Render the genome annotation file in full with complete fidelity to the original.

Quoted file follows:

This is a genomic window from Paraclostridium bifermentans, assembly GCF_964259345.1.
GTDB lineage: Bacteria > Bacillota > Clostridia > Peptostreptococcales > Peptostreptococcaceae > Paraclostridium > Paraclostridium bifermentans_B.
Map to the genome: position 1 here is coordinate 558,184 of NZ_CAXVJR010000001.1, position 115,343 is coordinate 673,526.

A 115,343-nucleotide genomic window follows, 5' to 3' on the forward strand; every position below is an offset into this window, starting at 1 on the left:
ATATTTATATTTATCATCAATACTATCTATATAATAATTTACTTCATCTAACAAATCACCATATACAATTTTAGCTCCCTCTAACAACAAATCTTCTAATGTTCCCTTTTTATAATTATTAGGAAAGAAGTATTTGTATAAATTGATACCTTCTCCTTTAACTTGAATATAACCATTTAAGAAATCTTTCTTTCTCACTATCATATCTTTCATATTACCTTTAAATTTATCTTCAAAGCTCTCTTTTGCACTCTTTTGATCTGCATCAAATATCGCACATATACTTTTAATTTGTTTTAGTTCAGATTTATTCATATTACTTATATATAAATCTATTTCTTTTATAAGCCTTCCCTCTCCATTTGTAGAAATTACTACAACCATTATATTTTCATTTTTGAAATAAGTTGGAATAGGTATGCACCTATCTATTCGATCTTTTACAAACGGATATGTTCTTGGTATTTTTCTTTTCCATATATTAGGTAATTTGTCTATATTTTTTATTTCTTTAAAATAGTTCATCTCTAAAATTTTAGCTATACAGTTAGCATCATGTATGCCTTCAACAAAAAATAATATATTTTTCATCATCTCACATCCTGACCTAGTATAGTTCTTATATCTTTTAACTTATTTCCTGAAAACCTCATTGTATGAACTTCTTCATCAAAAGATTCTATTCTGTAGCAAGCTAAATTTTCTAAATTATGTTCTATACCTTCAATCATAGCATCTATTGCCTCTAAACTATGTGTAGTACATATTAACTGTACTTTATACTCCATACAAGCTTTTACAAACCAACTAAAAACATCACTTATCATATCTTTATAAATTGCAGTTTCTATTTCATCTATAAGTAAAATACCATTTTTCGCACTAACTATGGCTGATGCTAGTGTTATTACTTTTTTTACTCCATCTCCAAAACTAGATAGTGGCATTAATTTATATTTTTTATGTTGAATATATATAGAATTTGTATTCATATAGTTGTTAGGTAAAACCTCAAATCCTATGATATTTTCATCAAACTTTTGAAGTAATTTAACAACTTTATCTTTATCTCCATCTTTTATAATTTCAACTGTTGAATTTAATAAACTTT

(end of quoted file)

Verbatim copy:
This is a genomic window from Paraclostridium bifermentans, assembly GCF_964259345.1.
GTDB lineage: Bacteria > Bacillota > Clostridia > Peptostreptococcales > Peptostreptococcaceae > Paraclostridium > Paraclostridium bifermentans_B.
Map to the genome: position 1 here is coordinate 558,184 of NZ_CAXVJR010000001.1, position 115,343 is coordinate 673,526.

A 115,343-nucleotide genomic window follows, 5' to 3' on the forward strand; every position below is an offset into this window, starting at 1 on the left:
ATATTTATATTTATCATCAATACTATCTATATAATAATTTACTTCATCTAACAAATCACCATATACAATTTTAGCTCCCTCTAACAACAAATCTTCTAATGTTCCCTTTTTATAATTATTAGGAAAGAAGTATTTGTATAAATTGATACCTTCTCCTTTAACTTGAATATAACCATTTAAGAAATCTTTCTTTCTCACTATCATATCTTTCATATTACCTTTAAATTTATCTTCAAAGCTCTCTTTTGCACTCTTTTGATCTGCATCAAATATCGCACATATACTTTTAATTTGTTTTAGTTCAGATTTATTCATATTACTTATATATAAATCTATTTCTTTTATAAGCCTTCCCTCTCCATTTGTAGAAATTACTACAACCATTATATTTTCATTTTTGAAATAAGTTGGAATAGGTATGCACCTATCTATTCGATCTTTTACAAACGGATATGTTCTTGGTATTTTTCTTTTCCATATATTAGGTAATTTGTCTATATTTTTTATTTCTTTAAAATAGTTCATCTCTAAAATTTTAGCTATACAGTTAGCATCATGTATGCCTTCAACAAAAAATAATATATTTTTCATCATCTCACATCCTGACCTAGTATAGTTCTTATATCTTTTAACTTATTTCCTGAAAACCTCATTGTATGAACTTCTTCATCAAAAGATTCTATTCTGTAGCAAGCTAAATTTTCTAAATTATGTTCTATACCTTCAATCATAGCATCTATTGCCTCTAAACTATGTGTAGTACATATTAACTGTACTTTATACTCCATACAAGCTTTTACAAACCAACTAAAAACATCACTTATCATATCTTTATAAATTGCAGTTTCTATTTCATCTATAAGTAAAATACCATTTTTCGCACTAACTATGGCTGATGCTAGTGTTATTACTTTTTTTACTCCATCTCCAAAACTAGATAGTGGCATTAATTTATATTTTTTATGTTGAATATATATAGAATTTGTATTCATATAGTTGTTAGGTAAAACCTCAAATCCTATGATATTTTCATCAAACTTTTGAAGTAATTTAACAACTTTATCTTTATCTCCATCTTTTATAATTTCAACTGTTGAATTTAATAAACTTT